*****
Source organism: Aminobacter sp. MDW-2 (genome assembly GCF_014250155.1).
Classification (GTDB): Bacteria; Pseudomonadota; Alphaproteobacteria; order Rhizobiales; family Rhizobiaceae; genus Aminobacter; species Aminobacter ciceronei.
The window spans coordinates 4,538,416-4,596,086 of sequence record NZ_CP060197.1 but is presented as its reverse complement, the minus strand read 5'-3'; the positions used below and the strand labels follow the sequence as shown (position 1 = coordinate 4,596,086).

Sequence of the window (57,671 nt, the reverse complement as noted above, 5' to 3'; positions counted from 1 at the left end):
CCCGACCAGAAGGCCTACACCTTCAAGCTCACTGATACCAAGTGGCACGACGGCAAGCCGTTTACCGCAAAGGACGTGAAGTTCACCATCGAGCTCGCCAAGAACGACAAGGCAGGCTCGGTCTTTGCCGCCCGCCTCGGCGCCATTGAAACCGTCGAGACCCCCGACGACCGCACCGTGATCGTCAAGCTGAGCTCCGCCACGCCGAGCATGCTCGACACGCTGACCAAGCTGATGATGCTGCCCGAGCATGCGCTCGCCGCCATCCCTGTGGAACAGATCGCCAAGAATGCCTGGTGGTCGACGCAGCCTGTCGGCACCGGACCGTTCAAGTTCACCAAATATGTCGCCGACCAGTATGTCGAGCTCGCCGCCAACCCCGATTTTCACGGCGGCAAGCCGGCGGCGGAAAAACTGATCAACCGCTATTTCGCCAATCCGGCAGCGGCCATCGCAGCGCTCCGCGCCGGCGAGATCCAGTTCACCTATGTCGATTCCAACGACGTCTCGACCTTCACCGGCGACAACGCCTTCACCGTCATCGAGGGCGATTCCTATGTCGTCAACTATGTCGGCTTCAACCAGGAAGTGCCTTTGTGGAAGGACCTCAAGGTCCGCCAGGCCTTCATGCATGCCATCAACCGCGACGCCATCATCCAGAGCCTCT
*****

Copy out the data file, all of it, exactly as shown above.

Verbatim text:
Source organism: Aminobacter sp. MDW-2 (genome assembly GCF_014250155.1).
Classification (GTDB): Bacteria; Pseudomonadota; Alphaproteobacteria; order Rhizobiales; family Rhizobiaceae; genus Aminobacter; species Aminobacter ciceronei.
The window spans coordinates 4,538,416-4,596,086 of sequence record NZ_CP060197.1 but is presented as its reverse complement, the minus strand read 5'-3'; the positions used below and the strand labels follow the sequence as shown (position 1 = coordinate 4,596,086).

Sequence of the window (57,671 nt, the reverse complement as noted above, 5' to 3'; positions counted from 1 at the left end):
CCCGACCAGAAGGCCTACACCTTCAAGCTCACTGATACCAAGTGGCACGACGGCAAGCCGTTTACCGCAAAGGACGTGAAGTTCACCATCGAGCTCGCCAAGAACGACAAGGCAGGCTCGGTCTTTGCCGCCCGCCTCGGCGCCATTGAAACCGTCGAGACCCCCGACGACCGCACCGTGATCGTCAAGCTGAGCTCCGCCACGCCGAGCATGCTCGACACGCTGACCAAGCTGATGATGCTGCCCGAGCATGCGCTCGCCGCCATCCCTGTGGAACAGATCGCCAAGAATGCCTGGTGGTCGACGCAGCCTGTCGGCACCGGACCGTTCAAGTTCACCAAATATGTCGCCGACCAGTATGTCGAGCTCGCCGCCAACCCCGATTTTCACGGCGGCAAGCCGGCGGCGGAAAAACTGATCAACCGCTATTTCGCCAATCCGGCAGCGGCCATCGCAGCGCTCCGCGCCGGCGAGATCCAGTTCACCTATGTCGATTCCAACGACGTCTCGACCTTCACCGGCGACAACGCCTTCACCGTCATCGAGGGCGATTCCTATGTCGTCAACTATGTCGGCTTCAACCAGGAAGTGCCTTTGTGGAAGGACCTCAAGGTCCGCCAGGCCTTCATGCATGCCATCAACCGCGACGCCATCATCCAGAGCCTCT